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How the "Buddha's Lost Children" were Found
by Shen Shi'an, The Buddhist Channel, Sept 3, 2008
Singapore -- As the tagline of "Buddha's Lost Children" (BLC) goes, it is indeed "a breathtaking true story of compassion and tough love". BLT is a multiple award-winning documentary of how a courageous and generous monk (Abbot Khru Bah Neua Chai Kositto) plays surrogate spiritual father to orphaned, abandoned and disadvantaged children.
It is truly a life-affirming account of how unconditional goodness and sincerity can thrive in a world that seems so harsh and austere at times.
BLC is the case study of probably the best of creative Buddhist social work in action - with the least of material means. Skilful means are aplenty though. In charge of the Golden Horse Monastery in Thailand near the borders of the infamous Golden Triangle, Abbot Khru Bah is the spiritual mentor and mediator of some 20 villages, most of which are isolated and impoverished by the drug history of the area. His self-appointed mission was to undertake the dangerous but worthy task of ensuring the presence of the Dharma there.
His monastery is the home of some 120 horses saved from slaughterhouses. Cared for with meticulous compassion, he even delays a lengthy horseback trek to a distant village – so as to bless and heal a fallen horse. The Abbot thus teaches his novice monks the importance of loving all beings. As he put it, "Taking care of your horse is like looking in a mirror. Looking after your horse is as important as looking after yourself."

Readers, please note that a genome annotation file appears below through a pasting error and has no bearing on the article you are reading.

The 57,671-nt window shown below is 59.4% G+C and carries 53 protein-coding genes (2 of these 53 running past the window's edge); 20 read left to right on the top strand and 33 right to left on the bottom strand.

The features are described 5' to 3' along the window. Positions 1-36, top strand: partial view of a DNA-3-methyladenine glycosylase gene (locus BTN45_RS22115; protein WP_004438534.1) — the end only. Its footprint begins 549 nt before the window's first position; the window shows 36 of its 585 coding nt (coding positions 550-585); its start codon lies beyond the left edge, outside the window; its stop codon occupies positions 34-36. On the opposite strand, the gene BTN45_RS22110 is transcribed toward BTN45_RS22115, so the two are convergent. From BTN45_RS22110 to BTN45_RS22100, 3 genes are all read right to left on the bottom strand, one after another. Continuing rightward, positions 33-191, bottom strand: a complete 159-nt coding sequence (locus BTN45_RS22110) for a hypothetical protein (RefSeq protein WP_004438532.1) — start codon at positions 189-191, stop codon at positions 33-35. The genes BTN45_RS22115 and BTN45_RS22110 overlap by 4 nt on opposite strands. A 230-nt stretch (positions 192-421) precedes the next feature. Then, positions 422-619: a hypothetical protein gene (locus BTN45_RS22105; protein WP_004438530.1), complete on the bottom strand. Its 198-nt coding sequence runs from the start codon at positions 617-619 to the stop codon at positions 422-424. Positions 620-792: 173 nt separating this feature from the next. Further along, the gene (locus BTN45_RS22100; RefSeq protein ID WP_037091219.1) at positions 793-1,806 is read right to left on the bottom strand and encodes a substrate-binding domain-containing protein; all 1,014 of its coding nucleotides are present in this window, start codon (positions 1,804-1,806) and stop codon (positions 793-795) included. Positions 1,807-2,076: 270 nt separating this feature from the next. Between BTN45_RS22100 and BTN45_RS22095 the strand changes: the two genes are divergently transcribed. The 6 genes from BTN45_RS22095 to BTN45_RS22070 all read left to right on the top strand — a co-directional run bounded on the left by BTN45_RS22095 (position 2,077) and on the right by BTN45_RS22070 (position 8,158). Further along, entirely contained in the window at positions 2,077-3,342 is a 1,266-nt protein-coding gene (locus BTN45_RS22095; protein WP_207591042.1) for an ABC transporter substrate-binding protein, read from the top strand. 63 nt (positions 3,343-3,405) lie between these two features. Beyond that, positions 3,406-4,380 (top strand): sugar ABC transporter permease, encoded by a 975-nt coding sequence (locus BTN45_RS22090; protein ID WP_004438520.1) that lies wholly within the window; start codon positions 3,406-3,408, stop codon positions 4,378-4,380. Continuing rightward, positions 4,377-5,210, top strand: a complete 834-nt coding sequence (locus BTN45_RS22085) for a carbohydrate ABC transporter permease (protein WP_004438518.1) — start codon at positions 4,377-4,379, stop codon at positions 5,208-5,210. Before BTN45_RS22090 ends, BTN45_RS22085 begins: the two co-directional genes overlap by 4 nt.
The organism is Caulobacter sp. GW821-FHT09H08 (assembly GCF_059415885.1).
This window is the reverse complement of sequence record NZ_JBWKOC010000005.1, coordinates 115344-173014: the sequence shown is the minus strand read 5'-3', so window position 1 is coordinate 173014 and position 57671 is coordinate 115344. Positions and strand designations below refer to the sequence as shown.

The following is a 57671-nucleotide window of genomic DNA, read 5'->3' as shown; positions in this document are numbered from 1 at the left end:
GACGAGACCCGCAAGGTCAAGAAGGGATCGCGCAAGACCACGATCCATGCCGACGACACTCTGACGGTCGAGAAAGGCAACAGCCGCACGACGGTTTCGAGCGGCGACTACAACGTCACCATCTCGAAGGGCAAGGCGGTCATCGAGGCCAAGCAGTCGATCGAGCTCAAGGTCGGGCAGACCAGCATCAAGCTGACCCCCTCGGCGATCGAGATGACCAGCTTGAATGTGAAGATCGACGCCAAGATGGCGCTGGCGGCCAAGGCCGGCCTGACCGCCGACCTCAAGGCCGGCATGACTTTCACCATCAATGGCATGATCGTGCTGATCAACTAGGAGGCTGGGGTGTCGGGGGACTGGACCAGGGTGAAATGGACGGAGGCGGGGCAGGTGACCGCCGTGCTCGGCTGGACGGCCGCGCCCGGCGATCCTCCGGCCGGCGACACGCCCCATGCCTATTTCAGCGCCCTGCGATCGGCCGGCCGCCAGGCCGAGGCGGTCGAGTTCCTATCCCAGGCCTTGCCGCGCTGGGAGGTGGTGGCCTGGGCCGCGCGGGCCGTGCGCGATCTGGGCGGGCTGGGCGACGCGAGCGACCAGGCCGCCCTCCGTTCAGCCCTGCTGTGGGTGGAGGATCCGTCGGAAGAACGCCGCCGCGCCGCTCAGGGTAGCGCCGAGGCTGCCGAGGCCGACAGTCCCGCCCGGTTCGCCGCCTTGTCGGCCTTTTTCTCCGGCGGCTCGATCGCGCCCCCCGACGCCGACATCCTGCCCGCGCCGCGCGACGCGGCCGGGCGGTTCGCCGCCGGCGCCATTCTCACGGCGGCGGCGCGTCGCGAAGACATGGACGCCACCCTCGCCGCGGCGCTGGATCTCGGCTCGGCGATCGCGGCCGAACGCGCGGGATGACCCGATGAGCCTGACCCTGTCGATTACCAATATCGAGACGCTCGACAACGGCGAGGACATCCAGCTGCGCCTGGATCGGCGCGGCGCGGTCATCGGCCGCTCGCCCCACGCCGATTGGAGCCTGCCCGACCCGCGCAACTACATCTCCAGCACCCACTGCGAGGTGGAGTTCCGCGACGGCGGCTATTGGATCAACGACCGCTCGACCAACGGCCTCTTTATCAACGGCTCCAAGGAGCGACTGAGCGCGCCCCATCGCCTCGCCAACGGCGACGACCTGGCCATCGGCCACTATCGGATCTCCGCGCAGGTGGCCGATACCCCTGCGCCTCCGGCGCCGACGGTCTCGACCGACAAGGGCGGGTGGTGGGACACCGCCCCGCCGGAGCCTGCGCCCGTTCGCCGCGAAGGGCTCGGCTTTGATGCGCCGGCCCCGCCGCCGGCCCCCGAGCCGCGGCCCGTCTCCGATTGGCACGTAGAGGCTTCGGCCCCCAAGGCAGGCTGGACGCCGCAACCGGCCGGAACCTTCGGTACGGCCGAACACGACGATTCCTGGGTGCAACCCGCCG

The horses and the children have a symbiotic and interdependent relationship, as they teach one another the value of patience, gratitude and community. It is as if the horses have become an extension of themselves - to care for selflessly. The monks also have a symbiotic relationship with the villagers, some of whom offer alms food and other necessities to them. With no intention to hoard and only to share, it is deeply touching to see the very same monks share their excess gathered alms with poorer villagers.
Although the Abbot uses some unconventional ways to teach life skills to the children, he is deeply humane, forgiving, humourous… and even heroic. One of the methods he uses is to see tattooing as a spiritual test - for the novices who are willing to take it. "Tattooing is a test to see if we can take our minds off our bodies. If the mind remains on the body, it will hurt a lot." He offers his blessings thus when a novice has a completed tiger tattoo on his chest - "May you be a good person, and keep to the teachings of the Buddha. May you have courage and strength, like a tiger. And may your life be strong, with a heart that is true. May you have endurance, authority and honour. May you lead a full and happy life."
The Abbot was a former champion of Muay Thai (a native form of boxing with aspects of spirituality), who renounced the worldly life to tread the spiritual path. Using his expert know-how while removing aggression from the art, he trains the novices in Muay Thai - as a fun form of exercise and self-defense (for the dangerous areas they live in). It also nurtures a sense of humility, confidence, independence, leadership and self-reliance. Meditation is also used for education and rehabilitation for those recovering from drug addiction.
While the novices see the Abbot as their example to emulate, he sees the Buddha as his example. It is important to recall that the Buddha was an educationist too, who offered the Dharma with various skilful means to lead beings to freedom from suffering. He too spoke of the need not just for the Dharma, but of the need for humanitarian relief too. Realistically, it is hard for a hungry person to digest the Dharma!
The Abbot currently hopes the monastery to have a more stable income for building schools, and for employment of full-time teachers and helpers. For information on how you can support the cause of Golden Horse Monastery, please visit www.BuddhasLostChildren.com, where you can purchase the DVD, book and soundtrack of BLC too.